Living the expat digital nomad lifestyle the easy way

Living the expat digital nomad lifestyle the easy way

Living the expat digital nomad lifestyle the easy way

Becoming a digital nomad is many younger expats’ dream, but complications can occur in the practical aspects of life on the road.

Over the past decade or so, digital nomads have taken the place of old-style travel writers and created their own world and way of living based on a love of travel and the discovery of hidden gems in all corners of the world. It’s a logical way to go wherever pleases you, paying your way by taking on remote work. It’s not just travel which fuels these unconventional expats, it’s the searching for new destinations and the thrill of discovery.

As with all alternative lifestyles, practical issues occasionally crowd out the need to live life as you please, with travel around diverse regions giving a new set of issues, especially on the financial front. Managing finances on the road – unless that road circumnavigates the EU’s euro-land – can be a real hassle unless you’ve a multi-currency bank account. Multi-currency accounts convert your cash requirements in as many currencies as are needed, all of which can be used in the relevant country without incurring conversion fees. It’s also possible to withdraw cash from ATMs, allowing digital nomads to live like locals wherever they’re staying.

To match the convenience of a multi-currency account, digital nomads would need to open bank accounts in every country they visit – a technical impossibility for short-stayers in the majority of states worldwide. Using a home country Visa card is one answer, but first-world banks are getting reluctant to allow this, and charges can cut down the amount of currency delivered. In addition, planning an itinerary and a facility for each country saves losing out on sudden exchange rate blips.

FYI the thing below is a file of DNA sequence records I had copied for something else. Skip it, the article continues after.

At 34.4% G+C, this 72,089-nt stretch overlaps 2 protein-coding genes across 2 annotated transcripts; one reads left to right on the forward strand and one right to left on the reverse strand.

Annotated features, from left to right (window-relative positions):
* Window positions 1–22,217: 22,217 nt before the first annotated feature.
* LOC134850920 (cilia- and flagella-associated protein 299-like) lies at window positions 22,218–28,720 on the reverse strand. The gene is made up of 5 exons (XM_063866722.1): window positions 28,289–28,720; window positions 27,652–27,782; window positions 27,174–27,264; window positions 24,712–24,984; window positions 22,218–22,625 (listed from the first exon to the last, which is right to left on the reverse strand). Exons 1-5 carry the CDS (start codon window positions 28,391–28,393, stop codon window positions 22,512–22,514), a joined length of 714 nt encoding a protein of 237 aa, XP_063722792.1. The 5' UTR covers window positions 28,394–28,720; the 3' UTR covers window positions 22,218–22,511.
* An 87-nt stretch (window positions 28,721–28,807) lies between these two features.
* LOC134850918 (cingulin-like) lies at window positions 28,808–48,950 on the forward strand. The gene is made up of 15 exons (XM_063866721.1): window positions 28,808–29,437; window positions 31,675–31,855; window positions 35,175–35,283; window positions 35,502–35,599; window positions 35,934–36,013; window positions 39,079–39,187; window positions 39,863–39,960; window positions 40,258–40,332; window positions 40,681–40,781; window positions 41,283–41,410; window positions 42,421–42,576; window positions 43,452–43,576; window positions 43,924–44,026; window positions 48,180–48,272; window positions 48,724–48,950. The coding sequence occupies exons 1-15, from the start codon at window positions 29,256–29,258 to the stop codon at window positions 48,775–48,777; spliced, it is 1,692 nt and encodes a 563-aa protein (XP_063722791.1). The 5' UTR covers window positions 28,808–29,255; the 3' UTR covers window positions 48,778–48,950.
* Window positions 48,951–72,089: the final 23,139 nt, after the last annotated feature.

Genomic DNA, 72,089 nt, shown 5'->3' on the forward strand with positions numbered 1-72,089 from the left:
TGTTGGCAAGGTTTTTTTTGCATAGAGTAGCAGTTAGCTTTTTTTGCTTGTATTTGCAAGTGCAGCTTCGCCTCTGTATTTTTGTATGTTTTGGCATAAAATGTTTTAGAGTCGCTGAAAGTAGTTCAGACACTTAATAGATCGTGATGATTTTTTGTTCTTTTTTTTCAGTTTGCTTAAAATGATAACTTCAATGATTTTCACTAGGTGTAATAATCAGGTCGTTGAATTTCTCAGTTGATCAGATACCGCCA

It’s now possible to add currencies as you go, giving you more freedom to move where and when you hear of a new place to spend some time. Providers such as Revolut cover more than 150 world countries using the interbank exchange rate, making managing money on the go an easy task. It’s not even necessary to store foreign currencies in another account, as making a transaction automatically converts your base currency to that of your current country.

If you’re country-hopping in Southeast Asia, Africa or parts of the Middle East, carrying large amounts of the local currency isn’t recommended for safety reasons, with storing each currency in your MCA and only withdrawing from an ATM when it’s needed the way to ensure your personal security. It’s a fact that the digital nomad lifestyle is very different than that of settled expats, but it’s getting easier as non-traditional online banks realise the potential of supporting those who choose an alternative lifestyle rather than a conventional job.

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